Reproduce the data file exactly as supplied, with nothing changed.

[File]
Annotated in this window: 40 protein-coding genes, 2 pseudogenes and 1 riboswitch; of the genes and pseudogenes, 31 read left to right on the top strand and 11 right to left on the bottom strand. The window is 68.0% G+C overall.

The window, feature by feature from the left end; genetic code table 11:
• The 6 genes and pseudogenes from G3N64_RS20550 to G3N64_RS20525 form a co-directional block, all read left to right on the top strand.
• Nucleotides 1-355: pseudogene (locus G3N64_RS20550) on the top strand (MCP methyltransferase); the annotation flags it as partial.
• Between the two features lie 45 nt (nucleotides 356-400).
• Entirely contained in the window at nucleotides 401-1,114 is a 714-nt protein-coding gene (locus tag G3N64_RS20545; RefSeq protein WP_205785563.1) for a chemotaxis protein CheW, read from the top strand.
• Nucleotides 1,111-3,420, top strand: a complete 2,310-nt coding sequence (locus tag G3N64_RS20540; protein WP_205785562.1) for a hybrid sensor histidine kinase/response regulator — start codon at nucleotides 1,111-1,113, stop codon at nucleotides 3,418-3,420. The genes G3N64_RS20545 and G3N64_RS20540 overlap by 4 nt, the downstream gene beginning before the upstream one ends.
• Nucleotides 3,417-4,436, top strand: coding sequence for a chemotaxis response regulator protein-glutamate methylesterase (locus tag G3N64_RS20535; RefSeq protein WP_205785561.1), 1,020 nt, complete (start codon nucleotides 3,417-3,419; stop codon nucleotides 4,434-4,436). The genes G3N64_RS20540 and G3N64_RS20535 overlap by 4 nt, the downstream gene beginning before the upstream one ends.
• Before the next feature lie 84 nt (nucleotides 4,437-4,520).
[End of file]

Annotated in this window: 40 protein-coding genes, 2 pseudogenes and 1 riboswitch; of the genes and pseudogenes, 31 read left to right on the top strand and 11 right to left on the bottom strand. The window is 68.0% G+C overall.

The window, feature by feature from the left end; genetic code table 11:
• The 6 genes and pseudogenes from G3N64_RS20550 to G3N64_RS20525 form a co-directional block, all read left to right on the top strand.
• Nucleotides 1-355: pseudogene (locus G3N64_RS20550) on the top strand (MCP methyltransferase); the annotation flags it as partial.
• Between the two features lie 45 nt (nucleotides 356-400).
• Entirely contained in the window at nucleotides 401-1,114 is a 714-nt protein-coding gene (locus tag G3N64_RS20545; RefSeq protein WP_205785563.1) for a chemotaxis protein CheW, read from the top strand.
• Nucleotides 1,111-3,420, top strand: a complete 2,310-nt coding sequence (locus tag G3N64_RS20540; protein WP_205785562.1) for a hybrid sensor histidine kinase/response regulator — start codon at nucleotides 1,111-1,113, stop codon at nucleotides 3,418-3,420. The genes G3N64_RS20545 and G3N64_RS20540 overlap by 4 nt, the downstream gene beginning before the upstream one ends.
• Nucleotides 3,417-4,436, top strand: coding sequence for a chemotaxis response regulator protein-glutamate methylesterase (locus tag G3N64_RS20535; RefSeq protein WP_205785561.1), 1,020 nt, complete (start codon nucleotides 3,417-3,419; stop codon nucleotides 4,434-4,436). The genes G3N64_RS20540 and G3N64_RS20535 overlap by 4 nt, the downstream gene beginning before the upstream one ends.
• Before the next feature lie 84 nt (nucleotides 4,437-4,520).